spaces (specially those over the fields of physics and
chemistry in a
hierarchy of sciences)
in which mechanistic explanations (in terms of the physical
components and mechanisms involved in the phenomenon) do not
reduce the complexity of the phenomena under study to
and pragmatically efficient grounds, functionalist explanations
seen as a necessary conceptual tool.
The functionalist framework, by decomposing adaptive systems into
components, stating its causal and formal relations, and/or by
its selective advantages, can be said to be the common (or at least
classical) ground to analyze and understand biological and
systems. But what do we mean by functionalism? How is the concept
function articulated with this purpose?
Ned Block  identifies three senses of
decompositional, computational and metaphysical.
- Decompositional functionalism relies on the
strategy of decomposing a system into components and analysing
- Computational functionalism (Putnam and Fodor),
the computer metaphor, proposes that functional states are
to those achievable by digital computers or Turing machines.
- Metaphysical functionalism claims that mental
functional states, independently of its physical realization.
The main claim of functionalism is the claim that the essence
of a function
(and a functionally decomposable system) is not its physical
but the causal structures (relations) involved among
Computational functionalism provides the epistemological grounding
a formalizable theory of the mind in terms of logical relations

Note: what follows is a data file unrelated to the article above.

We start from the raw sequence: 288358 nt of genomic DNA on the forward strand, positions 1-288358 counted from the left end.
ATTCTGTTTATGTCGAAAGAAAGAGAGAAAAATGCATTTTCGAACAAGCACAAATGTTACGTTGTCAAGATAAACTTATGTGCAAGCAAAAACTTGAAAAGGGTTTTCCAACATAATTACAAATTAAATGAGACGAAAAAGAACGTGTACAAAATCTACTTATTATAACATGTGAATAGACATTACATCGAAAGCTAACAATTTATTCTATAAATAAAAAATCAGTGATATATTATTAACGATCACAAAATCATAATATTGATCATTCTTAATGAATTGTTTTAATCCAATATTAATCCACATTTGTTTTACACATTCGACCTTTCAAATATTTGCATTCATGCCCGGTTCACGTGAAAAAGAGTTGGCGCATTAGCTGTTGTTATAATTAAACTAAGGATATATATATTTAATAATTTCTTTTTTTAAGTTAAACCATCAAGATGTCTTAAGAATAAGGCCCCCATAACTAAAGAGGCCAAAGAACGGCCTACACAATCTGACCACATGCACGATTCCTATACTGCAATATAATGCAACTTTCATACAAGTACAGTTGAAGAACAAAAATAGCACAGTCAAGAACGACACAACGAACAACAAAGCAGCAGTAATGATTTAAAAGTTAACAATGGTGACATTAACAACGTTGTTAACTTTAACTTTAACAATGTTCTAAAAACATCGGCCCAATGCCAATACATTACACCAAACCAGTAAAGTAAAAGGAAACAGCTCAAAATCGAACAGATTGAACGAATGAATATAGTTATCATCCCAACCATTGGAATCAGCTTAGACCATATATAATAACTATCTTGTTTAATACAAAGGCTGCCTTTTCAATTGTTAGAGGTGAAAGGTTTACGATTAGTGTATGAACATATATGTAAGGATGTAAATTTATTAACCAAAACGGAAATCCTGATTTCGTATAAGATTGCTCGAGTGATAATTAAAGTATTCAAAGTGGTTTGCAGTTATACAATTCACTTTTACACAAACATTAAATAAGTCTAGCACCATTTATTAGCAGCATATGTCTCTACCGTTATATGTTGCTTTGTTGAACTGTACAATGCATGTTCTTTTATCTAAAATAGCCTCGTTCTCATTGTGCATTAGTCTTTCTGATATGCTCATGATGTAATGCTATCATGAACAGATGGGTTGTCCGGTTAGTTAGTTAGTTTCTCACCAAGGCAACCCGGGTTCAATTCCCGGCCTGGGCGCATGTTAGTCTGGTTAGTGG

states, inputs and outputs of a system. Since different physical
can (in principle) instantiate the same formal (computational)
functionalism is often related to the so called
multiple realizability hypothesis.
The behaviour of an ant can be taken as an example of functional
explanation: if COLLECTING-FOOD, AVOID[low-quantity-sources],
GO[to-big-energy-sources]. This is a functional (computational)
the ant is in state COLLECTING-FOOD, and has to execute to outputs:
AVOID and GO. But that is `just' a functional interpretation both
`GO[to-big-enery-sources]' are human categories never present
as such in any mechanism giving rise ant behaviour.
What we interpret as GO[to-big-energy-sources] is a complex
process that emerges
from local interactions with other ants through trofolaxis
(chemical `communication') and path following behaviour
2 as well as from internal neural dynamics. This independency
the physical and the functional, although considered as the biggest
strength of functional explanations (specially regarding the
status of mental events) introduces several dificulties when
trying to cope with the complexity of the underlying physical
from wich functions are predicated. But before going into the
of such problems we shall point to an alternative conceptualization
function that trys to solve the following question (among others):
How can we assure the interpretative adequacy (if our
is correct or just a methaporical description far from what `really
is goin on' in the system under study) of a functional
On the other side of the functional stand a more evolutionarily
oriented concept of functionality has been developed by several
authors (Wright, Millikan, Sober, Maynard Smith,...) We will focus
on Millikan's account of `proper' function, exposed in
, as one of the most
representative conceptualization of this notion of evolutionary
Evolutionary or Selected functions are defined in terms of history